Question:

I am the Human Resources manager at a company that is required to provide leave to employees under the Family Medical Leave Act and the California Family Rights Act. I heard the California Family Rights Act has been amended. What changes do I need to be aware of?

Answer:

New regulations implementing the California Family Rights Act (CFRA) become effective July 1, 2015. The federal Family Medical Leave Act (FMLA) and CFRA apply to employers who employ 50 or more people (full or part-time), and to the state of California, counties, and other political or civil subdivisions of the state or cities, regardless of how many people they employ.
Currently, CFRA and the FMLA both provide up to 12 weeks of unpaid leave for an eligible employee to take leave for the:

  • Birth of a child for purposes of bonding
  • Placement of a child in the employee’s family for adoption or foster care
  • Serious health condition of the employee’s child, parent or spouse
  • Employee’s own serious health condition

Employees are eligible for leave if they have worked for the employer for at least 12 months and have worked at least 1,250 hours in the 12 months before taking leave.
CFRA leave rights may be expanded to California employers who employ 25 or more employees if SB 406 passes this Legislative session.
Although there are similarities between the FMLA and CFRA regulations, there are still significant differences. The regulations clarify those differences, and align some provisions where CFRA and FMLA are the same. Some of the provisions of the new CFRA regulations include:

  • Registered domestic partners and same-sex partners in marriage are included in the definition of “spouse.”
  • The new California regulations give employers five business days to respond to a request for CFRA leave.
  • Employers cannot require a new medical certification form to support the leave until the first certification has expired.
  • Under CFRA, the employer may contact an employee’s health care provider only to authenticate a medical certification.
  • An employee’s right to maintenance of health benefits under the CFRA is separate from the right to maintenance of health benefits under pregnancy disability leave laws. This means that if an employee takes 4 months of pregnancy disability leave, and then takes 12 weeks CFRA for baby bonding, health benefits must be maintained for the entire 7 months of combined leave. Employees are required to pay their share of premiums to maintain coverage as if the employee had continued to work instead of taking leave.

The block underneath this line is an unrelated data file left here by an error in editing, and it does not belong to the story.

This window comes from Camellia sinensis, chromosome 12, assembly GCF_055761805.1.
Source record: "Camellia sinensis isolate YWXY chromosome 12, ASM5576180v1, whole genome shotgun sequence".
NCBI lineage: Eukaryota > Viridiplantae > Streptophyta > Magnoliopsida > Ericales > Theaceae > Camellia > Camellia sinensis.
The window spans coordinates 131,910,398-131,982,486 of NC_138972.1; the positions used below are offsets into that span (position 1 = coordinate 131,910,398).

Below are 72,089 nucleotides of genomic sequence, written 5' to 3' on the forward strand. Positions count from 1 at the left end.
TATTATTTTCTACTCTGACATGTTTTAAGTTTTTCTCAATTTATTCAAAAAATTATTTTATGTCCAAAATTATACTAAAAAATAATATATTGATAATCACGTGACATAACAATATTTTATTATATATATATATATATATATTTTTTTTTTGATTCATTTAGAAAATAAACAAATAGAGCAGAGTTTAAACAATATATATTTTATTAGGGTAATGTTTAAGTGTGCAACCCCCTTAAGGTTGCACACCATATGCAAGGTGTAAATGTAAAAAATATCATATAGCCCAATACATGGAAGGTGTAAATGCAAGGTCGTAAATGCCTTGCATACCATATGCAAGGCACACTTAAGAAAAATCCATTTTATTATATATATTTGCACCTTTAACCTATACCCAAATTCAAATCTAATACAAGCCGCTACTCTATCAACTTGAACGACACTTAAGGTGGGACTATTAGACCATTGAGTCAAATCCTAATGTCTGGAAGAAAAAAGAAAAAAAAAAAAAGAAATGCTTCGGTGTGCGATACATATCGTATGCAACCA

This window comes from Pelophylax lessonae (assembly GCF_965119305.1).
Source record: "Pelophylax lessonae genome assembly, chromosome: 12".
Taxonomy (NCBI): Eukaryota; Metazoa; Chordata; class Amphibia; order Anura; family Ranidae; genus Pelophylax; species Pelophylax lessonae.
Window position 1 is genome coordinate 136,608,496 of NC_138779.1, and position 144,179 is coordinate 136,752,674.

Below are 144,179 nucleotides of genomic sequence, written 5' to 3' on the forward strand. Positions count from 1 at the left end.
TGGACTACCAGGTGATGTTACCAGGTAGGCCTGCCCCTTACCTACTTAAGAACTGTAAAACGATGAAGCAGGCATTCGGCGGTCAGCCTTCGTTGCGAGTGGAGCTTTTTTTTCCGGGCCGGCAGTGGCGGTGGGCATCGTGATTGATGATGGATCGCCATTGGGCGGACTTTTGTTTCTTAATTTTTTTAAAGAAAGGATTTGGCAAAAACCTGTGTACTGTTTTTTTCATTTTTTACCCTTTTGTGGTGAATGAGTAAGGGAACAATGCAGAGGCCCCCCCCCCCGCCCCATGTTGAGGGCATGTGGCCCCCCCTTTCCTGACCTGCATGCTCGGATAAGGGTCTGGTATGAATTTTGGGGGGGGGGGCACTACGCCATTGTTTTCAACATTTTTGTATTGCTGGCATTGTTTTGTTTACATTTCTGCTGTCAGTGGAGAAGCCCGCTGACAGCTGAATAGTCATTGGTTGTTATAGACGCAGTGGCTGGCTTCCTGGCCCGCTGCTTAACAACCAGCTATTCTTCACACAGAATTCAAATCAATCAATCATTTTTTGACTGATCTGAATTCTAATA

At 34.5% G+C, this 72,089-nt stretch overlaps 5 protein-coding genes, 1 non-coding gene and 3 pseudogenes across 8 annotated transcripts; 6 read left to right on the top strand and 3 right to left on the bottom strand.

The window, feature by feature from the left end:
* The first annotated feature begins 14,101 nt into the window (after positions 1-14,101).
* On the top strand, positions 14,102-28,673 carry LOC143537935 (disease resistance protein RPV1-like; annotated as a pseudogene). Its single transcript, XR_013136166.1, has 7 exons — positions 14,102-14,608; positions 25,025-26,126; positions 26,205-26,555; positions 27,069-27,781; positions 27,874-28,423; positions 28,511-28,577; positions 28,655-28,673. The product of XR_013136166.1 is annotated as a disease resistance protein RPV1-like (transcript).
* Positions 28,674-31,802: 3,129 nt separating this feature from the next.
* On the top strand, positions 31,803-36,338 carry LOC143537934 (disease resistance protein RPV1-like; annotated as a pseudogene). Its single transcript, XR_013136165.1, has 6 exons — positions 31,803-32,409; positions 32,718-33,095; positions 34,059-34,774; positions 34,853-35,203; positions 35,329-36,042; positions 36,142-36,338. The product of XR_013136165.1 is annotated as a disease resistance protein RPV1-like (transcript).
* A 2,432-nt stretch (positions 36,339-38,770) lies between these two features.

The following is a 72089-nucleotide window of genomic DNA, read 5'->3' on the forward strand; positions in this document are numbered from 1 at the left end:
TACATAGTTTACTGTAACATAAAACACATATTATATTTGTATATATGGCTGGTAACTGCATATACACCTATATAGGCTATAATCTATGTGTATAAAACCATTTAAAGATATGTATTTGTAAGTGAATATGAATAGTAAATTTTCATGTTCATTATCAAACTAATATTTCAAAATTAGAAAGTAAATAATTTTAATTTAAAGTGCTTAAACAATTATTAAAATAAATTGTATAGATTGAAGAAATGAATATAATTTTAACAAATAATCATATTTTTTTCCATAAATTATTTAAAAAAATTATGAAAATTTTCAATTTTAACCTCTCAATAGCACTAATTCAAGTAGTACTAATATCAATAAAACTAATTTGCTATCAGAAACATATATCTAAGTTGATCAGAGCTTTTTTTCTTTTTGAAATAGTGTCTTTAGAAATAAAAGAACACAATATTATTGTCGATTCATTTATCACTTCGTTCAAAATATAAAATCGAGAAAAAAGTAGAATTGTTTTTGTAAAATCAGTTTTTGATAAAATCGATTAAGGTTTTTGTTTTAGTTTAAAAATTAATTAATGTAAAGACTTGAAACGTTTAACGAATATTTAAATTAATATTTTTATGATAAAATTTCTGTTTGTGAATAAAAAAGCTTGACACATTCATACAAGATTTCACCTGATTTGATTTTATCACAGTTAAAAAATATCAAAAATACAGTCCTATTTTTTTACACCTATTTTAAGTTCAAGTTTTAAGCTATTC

• Employees who are receiving disability benefits or paid family leave benefits while on CFRA are not on “unpaid leave.” Employers cannot require those employees to use any accrued paid leave during the CFRA leave, although employees may choose to do so.
  • If an employee takes CFRA leave for the employee’s own serious health condition and remains disabled after 12 weeks, the employer is obligated to engage the employee in the interactive process to determine if additional leave is a reasonable accommodation under the Fair Employment and Housing Act.
  • Employers are required to post a notice explaining CFRA leave rights and include an explanation of CFRA rights in the employee handbook.

Understanding and administering leave in California is challenging. For more information on CFRA leave rights, visit http://www.dfeh.ca.gov/Publications_CFRADefined.htm and to read the new regulations, visit http://www.dfeh.ca.gov/res/docs/FEHC/Final%20Text%20%281%29.pdf